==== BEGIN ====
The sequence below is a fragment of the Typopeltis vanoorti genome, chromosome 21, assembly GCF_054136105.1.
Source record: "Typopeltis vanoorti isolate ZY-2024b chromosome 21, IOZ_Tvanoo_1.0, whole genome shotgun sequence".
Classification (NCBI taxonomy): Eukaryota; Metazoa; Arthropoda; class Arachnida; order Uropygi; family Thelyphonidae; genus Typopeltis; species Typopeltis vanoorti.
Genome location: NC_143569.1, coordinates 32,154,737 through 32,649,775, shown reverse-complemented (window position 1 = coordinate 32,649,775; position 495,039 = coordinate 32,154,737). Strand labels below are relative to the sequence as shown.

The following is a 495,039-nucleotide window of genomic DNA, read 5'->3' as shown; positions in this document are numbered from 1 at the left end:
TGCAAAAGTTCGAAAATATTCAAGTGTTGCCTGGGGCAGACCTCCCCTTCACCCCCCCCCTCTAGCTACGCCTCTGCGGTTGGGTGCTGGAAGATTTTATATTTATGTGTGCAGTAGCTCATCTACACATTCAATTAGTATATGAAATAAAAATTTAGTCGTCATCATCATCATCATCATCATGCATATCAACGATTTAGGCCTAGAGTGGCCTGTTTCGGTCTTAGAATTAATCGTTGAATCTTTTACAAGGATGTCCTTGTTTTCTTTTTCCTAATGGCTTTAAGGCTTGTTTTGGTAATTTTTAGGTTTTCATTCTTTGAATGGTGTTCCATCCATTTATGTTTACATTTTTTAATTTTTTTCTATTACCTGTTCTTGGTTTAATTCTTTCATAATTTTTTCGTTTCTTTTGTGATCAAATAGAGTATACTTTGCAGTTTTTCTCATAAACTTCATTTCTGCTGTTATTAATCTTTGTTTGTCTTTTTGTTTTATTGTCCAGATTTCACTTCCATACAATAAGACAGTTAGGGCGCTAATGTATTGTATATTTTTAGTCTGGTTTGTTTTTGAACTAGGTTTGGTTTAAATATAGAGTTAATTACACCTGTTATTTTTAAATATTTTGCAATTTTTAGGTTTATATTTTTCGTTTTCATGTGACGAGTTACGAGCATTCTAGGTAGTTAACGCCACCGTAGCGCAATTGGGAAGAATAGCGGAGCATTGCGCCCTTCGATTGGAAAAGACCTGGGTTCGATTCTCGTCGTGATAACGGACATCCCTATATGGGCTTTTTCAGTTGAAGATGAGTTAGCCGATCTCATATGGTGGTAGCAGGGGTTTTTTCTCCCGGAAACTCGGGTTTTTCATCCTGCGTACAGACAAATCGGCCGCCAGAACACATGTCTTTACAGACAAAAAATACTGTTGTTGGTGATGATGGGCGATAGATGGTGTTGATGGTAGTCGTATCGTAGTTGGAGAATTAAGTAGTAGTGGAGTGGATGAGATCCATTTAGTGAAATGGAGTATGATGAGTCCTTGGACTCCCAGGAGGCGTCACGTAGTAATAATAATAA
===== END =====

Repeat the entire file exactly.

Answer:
The sequence below is a fragment of the Typopeltis vanoorti genome, chromosome 21, assembly GCF_054136105.1.
Source record: "Typopeltis vanoorti isolate ZY-2024b chromosome 21, IOZ_Tvanoo_1.0, whole genome shotgun sequence".
Classification (NCBI taxonomy): Eukaryota; Metazoa; Arthropoda; class Arachnida; order Uropygi; family Thelyphonidae; genus Typopeltis; species Typopeltis vanoorti.
Genome location: NC_143569.1, coordinates 32,154,737 through 32,649,775, shown reverse-complemented (window position 1 = coordinate 32,649,775; position 495,039 = coordinate 32,154,737). Strand labels below are relative to the sequence as shown.

The following is a 495,039-nucleotide window of genomic DNA, read 5'->3' as shown; positions in this document are numbered from 1 at the left end:
TGCAAAAGTTCGAAAATATTCAAGTGTTGCCTGGGGCAGACCTCCCCTTCACCCCCCCCCTCTAGCTACGCCTCTGCGGTTGGGTGCTGGAAGATTTTATATTTATGTGTGCAGTAGCTCATCTACACATTCAATTAGTATATGAAATAAAAATTTAGTCGTCATCATCATCATCATCATCATGCATATCAACGATTTAGGCCTAGAGTGGCCTGTTTCGGTCTTAGAATTAATCGTTGAATCTTTTACAAGGATGTCCTTGTTTTCTTTTTCCTAATGGCTTTAAGGCTTGTTTTGGTAATTTTTAGGTTTTCATTCTTTGAATGGTGTTCCATCCATTTATGTTTACATTTTTTAATTTTTTTCTATTACCTGTTCTTGGTTTAATTCTTTCATAATTTTTTCGTTTCTTTTGTGATCAAATAGAGTATACTTTGCAGTTTTTCTCATAAACTTCATTTCTGCTGTTATTAATCTTTGTTTGTCTTTTTGTTTTATTGTCCAGATTTCACTTCCATACAATAAGACAGTTAGGGCGCTAATGTATTGTATATTTTTAGTCTGGTTTGTTTTTGAACTAGGTTTGGTTTAAATATAGAGTTAATTACACCTGTTATTTTTAAATATTTTGCAATTTTTAGGTTTATATTTTTCGTTTTCATGTGACGAGTTACGAGCATTCTAGGTAGTTAACGCCACCGTAGCGCAATTGGGAAGAATAGCGGAGCATTGCGCCCTTCGATTGGAAAAGACCTGGGTTCGATTCTCGTCGTGATAACGGACATCCCTATATGGGCTTTTTCAGTTGAAGATGAGTTAGCCGATCTCATATGGTGGTAGCAGGGGTTTTTTCTCCCGGAAACTCGGGTTTTTCATCCTGCGTACAGACAAATCGGCCGCCAGAACACATGTCTTTACAGACAAAAAATACTGTTGTTGGTGATGATGGGCGATAGATGGTGTTGATGGTAGTCGTATCGTAGTTGGAGAATTAAGTAGTAGTGGAGTGGATGAGATCCATTTAGTGAAATGGAGTATGATGAGTCCTTGGACTCCCAGGAGGCGTCACGTAGTAATAATAATAA